The problem is that this state initiative is perfectly aligned with our current council’s agenda, and the council’s fealty to developers.
With a rational production goal of between 2,000 and 4,000 units, it is likely that they could be accommodated within our current zoning without the need to devastate R1 neighborhoods. Much of the current zoning opportunities are with mom-and-pops who own small properties. It would require partnership.
The city has grown by 5,300 residents (6%) since 1970. Unless challenged, the 8,874 new units would add ±17,000 residents (18%) on an entirely unplanned basis (i.e. wherever developers opportunistically find parcels). That kind of growth has not been seen since the 1930s and 1940s, when building and infrastructure were planned and on greenfield sites.
Using highly contestable assumptions at best, this legislation along with this council’s agenda enable large corporate entities to expand their stranglehold on both property ownership and rental units, while making a fortune at our expense.
Once our “infill” neighborhoods are densified, our city gridlocked with unplanned 20%+ resident increases, and more mega Plaza developments to help pay for it all, there will be no going back when the experiment fails.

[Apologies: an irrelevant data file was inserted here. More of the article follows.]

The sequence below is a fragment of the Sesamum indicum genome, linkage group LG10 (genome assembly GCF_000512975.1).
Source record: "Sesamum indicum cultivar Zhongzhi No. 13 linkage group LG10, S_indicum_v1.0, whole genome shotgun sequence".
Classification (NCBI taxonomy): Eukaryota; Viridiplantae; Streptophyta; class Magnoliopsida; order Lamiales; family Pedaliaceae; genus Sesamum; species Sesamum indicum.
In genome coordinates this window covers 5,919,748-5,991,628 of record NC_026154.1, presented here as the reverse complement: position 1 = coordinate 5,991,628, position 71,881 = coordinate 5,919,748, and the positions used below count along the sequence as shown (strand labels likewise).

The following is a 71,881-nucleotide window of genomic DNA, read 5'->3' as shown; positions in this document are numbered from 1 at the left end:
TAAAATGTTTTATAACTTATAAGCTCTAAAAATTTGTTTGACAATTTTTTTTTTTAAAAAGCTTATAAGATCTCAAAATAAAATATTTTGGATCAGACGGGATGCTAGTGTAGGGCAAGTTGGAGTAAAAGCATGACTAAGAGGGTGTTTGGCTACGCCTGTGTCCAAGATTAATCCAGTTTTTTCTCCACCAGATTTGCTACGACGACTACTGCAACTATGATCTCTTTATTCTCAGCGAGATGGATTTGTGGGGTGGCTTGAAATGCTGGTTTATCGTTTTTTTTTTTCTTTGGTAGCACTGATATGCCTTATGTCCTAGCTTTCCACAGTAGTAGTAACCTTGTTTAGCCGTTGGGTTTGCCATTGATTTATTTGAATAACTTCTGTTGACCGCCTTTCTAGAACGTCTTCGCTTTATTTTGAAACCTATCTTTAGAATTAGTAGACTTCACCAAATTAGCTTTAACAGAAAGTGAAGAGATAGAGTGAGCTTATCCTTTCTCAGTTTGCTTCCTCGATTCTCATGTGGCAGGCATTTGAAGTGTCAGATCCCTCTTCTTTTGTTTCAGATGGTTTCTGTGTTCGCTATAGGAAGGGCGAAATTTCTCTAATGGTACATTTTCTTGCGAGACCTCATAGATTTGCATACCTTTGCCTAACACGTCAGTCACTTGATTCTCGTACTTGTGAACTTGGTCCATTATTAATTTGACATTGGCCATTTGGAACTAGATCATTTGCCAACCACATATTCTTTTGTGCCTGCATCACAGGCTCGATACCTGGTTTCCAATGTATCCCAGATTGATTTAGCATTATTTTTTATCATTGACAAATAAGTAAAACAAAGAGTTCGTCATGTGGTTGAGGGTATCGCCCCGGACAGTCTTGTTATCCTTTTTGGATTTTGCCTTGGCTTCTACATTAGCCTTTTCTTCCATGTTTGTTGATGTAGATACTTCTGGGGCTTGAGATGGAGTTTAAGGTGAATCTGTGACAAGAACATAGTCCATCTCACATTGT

With such existential threats to all residents’ quality of life and financial well-being (renter and homeowner alike), where is our city leadership? Why was there no formal appeal of the allocations during the appeal window? Where is the coalition-building with other similarly impacted cities? Rather than spending $10M to $20M fighting AGAINST its own residents in the district lawsuit, imagine if the city had used a fraction of those resources fighting FOR the residents by, for example, participating in a coalition with other cities to sponsor a ballot initiative prohibiting state control of local land use.
What will work today is to enforce appropriate 20% to 30% inclusionary affordable units in every market rate project that is approved. But that requires determination in negotiation with developers.
We need to tell our state representatives that this legislation is unacceptable.
More importantly, we need to elect resident advocates to the Council in November.
This will be the most consequential set of decisions we will have made in decades for the benefit and future of our city.
By Marc L Verville for SMart (Santa Monica Architects for a Responsible Tomorrow)
Thane Roberts, Architect, Robert H. Taylor AIA, Ron Goldman FAIA, Architect, Dan Jansenson, Architect, Building and Fire-Life Safety Commission, Samuel Tolkin Architect, Mario Fonda-Bonardi, AIA, Planning Commissioner, Phil Brock, Santa Monica Arts Commission.
For previous articles see www.santamonicaarch.wordpress.com/writing